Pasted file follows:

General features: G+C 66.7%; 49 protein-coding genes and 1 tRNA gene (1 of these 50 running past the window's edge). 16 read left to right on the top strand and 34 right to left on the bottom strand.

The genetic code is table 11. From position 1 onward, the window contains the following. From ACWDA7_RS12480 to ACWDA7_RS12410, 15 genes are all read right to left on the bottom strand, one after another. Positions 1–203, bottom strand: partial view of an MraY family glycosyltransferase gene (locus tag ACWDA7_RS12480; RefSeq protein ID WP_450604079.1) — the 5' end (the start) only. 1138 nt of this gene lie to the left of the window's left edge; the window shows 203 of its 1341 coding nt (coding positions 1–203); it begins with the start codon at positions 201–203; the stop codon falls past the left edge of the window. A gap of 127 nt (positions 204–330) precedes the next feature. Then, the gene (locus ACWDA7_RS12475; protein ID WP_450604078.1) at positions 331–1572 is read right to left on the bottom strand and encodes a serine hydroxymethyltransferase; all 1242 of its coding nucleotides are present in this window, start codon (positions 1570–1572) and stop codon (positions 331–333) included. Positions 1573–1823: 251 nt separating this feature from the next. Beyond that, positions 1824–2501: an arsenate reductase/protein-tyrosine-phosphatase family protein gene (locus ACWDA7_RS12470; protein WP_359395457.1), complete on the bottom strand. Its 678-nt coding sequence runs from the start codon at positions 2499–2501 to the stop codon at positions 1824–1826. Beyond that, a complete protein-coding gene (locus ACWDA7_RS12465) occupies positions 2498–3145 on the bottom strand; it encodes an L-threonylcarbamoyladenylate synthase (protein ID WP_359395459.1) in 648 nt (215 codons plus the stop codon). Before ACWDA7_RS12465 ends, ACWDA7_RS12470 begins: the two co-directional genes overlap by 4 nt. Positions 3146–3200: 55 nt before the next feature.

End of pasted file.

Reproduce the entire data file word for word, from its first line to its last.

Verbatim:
General features: G+C 66.7%; 49 protein-coding genes and 1 tRNA gene (1 of these 50 running past the window's edge). 16 read left to right on the top strand and 34 right to left on the bottom strand.

The genetic code is table 11. From position 1 onward, the window contains the following. From ACWDA7_RS12480 to ACWDA7_RS12410, 15 genes are all read right to left on the bottom strand, one after another. Positions 1–203, bottom strand: partial view of an MraY family glycosyltransferase gene (locus tag ACWDA7_RS12480; RefSeq protein ID WP_450604079.1) — the 5' end (the start) only. 1138 nt of this gene lie to the left of the window's left edge; the window shows 203 of its 1341 coding nt (coding positions 1–203); it begins with the start codon at positions 201–203; the stop codon falls past the left edge of the window. A gap of 127 nt (positions 204–330) precedes the next feature. Then, the gene (locus ACWDA7_RS12475; protein ID WP_450604078.1) at positions 331–1572 is read right to left on the bottom strand and encodes a serine hydroxymethyltransferase; all 1242 of its coding nucleotides are present in this window, start codon (positions 1570–1572) and stop codon (positions 331–333) included. Positions 1573–1823: 251 nt separating this feature from the next. Beyond that, positions 1824–2501: an arsenate reductase/protein-tyrosine-phosphatase family protein gene (locus ACWDA7_RS12470; protein WP_359395457.1), complete on the bottom strand. Its 678-nt coding sequence runs from the start codon at positions 2499–2501 to the stop codon at positions 1824–1826. Beyond that, a complete protein-coding gene (locus ACWDA7_RS12465) occupies positions 2498–3145 on the bottom strand; it encodes an L-threonylcarbamoyladenylate synthase (protein ID WP_359395459.1) in 648 nt (215 codons plus the stop codon). Before ACWDA7_RS12465 ends, ACWDA7_RS12470 begins: the two co-directional genes overlap by 4 nt. Positions 3146–3200: 55 nt before the next feature.